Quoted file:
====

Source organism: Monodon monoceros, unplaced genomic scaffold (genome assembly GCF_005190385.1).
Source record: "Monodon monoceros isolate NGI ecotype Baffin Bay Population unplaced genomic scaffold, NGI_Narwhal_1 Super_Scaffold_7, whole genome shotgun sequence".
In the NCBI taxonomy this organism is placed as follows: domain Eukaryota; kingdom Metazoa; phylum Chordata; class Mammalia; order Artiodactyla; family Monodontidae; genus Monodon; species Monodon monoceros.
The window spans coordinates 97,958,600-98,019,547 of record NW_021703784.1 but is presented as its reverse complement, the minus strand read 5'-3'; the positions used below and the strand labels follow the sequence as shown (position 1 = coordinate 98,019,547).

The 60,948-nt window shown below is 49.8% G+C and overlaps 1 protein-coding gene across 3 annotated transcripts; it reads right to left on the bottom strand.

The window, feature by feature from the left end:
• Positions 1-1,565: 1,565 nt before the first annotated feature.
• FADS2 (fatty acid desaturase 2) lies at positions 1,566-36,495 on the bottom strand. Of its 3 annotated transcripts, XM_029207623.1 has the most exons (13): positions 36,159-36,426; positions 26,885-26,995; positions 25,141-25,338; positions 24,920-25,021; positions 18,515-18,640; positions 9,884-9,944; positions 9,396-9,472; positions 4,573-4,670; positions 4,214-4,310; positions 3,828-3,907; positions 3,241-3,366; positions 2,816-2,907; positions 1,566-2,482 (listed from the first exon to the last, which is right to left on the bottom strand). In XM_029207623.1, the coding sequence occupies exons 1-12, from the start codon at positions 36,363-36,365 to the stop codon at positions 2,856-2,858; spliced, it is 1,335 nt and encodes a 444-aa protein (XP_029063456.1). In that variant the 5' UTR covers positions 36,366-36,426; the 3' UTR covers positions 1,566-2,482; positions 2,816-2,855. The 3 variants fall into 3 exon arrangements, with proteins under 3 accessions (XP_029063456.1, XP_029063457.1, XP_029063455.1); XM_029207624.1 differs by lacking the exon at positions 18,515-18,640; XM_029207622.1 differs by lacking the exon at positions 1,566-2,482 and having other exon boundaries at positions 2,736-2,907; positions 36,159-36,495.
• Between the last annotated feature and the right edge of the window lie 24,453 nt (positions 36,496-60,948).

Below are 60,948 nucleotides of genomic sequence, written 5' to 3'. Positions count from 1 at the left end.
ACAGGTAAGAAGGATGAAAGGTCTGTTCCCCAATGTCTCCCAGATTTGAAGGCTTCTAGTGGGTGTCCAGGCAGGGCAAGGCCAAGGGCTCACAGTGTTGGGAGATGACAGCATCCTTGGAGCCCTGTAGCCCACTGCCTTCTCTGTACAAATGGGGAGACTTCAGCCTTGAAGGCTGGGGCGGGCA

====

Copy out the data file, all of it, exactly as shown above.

Source organism: Monodon monoceros, unplaced genomic scaffold (genome assembly GCF_005190385.1).
Source record: "Monodon monoceros isolate NGI ecotype Baffin Bay Population unplaced genomic scaffold, NGI_Narwhal_1 Super_Scaffold_7, whole genome shotgun sequence".
In the NCBI taxonomy this organism is placed as follows: domain Eukaryota; kingdom Metazoa; phylum Chordata; class Mammalia; order Artiodactyla; family Monodontidae; genus Monodon; species Monodon monoceros.
The window spans coordinates 97,958,600-98,019,547 of record NW_021703784.1 but is presented as its reverse complement, the minus strand read 5'-3'; the positions used below and the strand labels follow the sequence as shown (position 1 = coordinate 98,019,547).

The 60,948-nt window shown below is 49.8% G+C and overlaps 1 protein-coding gene across 3 annotated transcripts; it reads right to left on the bottom strand.

The window, feature by feature from the left end:
• Positions 1-1,565: 1,565 nt before the first annotated feature.
• FADS2 (fatty acid desaturase 2) lies at positions 1,566-36,495 on the bottom strand. Of its 3 annotated transcripts, XM_029207623.1 has the most exons (13): positions 36,159-36,426; positions 26,885-26,995; positions 25,141-25,338; positions 24,920-25,021; positions 18,515-18,640; positions 9,884-9,944; positions 9,396-9,472; positions 4,573-4,670; positions 4,214-4,310; positions 3,828-3,907; positions 3,241-3,366; positions 2,816-2,907; positions 1,566-2,482 (listed from the first exon to the last, which is right to left on the bottom strand). In XM_029207623.1, the coding sequence occupies exons 1-12, from the start codon at positions 36,363-36,365 to the stop codon at positions 2,856-2,858; spliced, it is 1,335 nt and encodes a 444-aa protein (XP_029063456.1). In that variant the 5' UTR covers positions 36,366-36,426; the 3' UTR covers positions 1,566-2,482; positions 2,816-2,855. The 3 variants fall into 3 exon arrangements, with proteins under 3 accessions (XP_029063456.1, XP_029063457.1, XP_029063455.1); XM_029207624.1 differs by lacking the exon at positions 18,515-18,640; XM_029207622.1 differs by lacking the exon at positions 1,566-2,482 and having other exon boundaries at positions 2,736-2,907; positions 36,159-36,495.
• Between the last annotated feature and the right edge of the window lie 24,453 nt (positions 36,496-60,948).

Below are 60,948 nucleotides of genomic sequence, written 5' to 3'. Positions count from 1 at the left end.
ACAGGTAAGAAGGATGAAAGGTCTGTTCCCCAATGTCTCCCAGATTTGAAGGCTTCTAGTGGGTGTCCAGGCAGGGCAAGGCCAAGGGCTCACAGTGTTGGGAGATGACAGCATCCTTGGAGCCCTGTAGCCCACTGCCTTCTCTGTACAAATGGGGAGACTTCAGCCTTGAAGGCTGGGGCGGGCA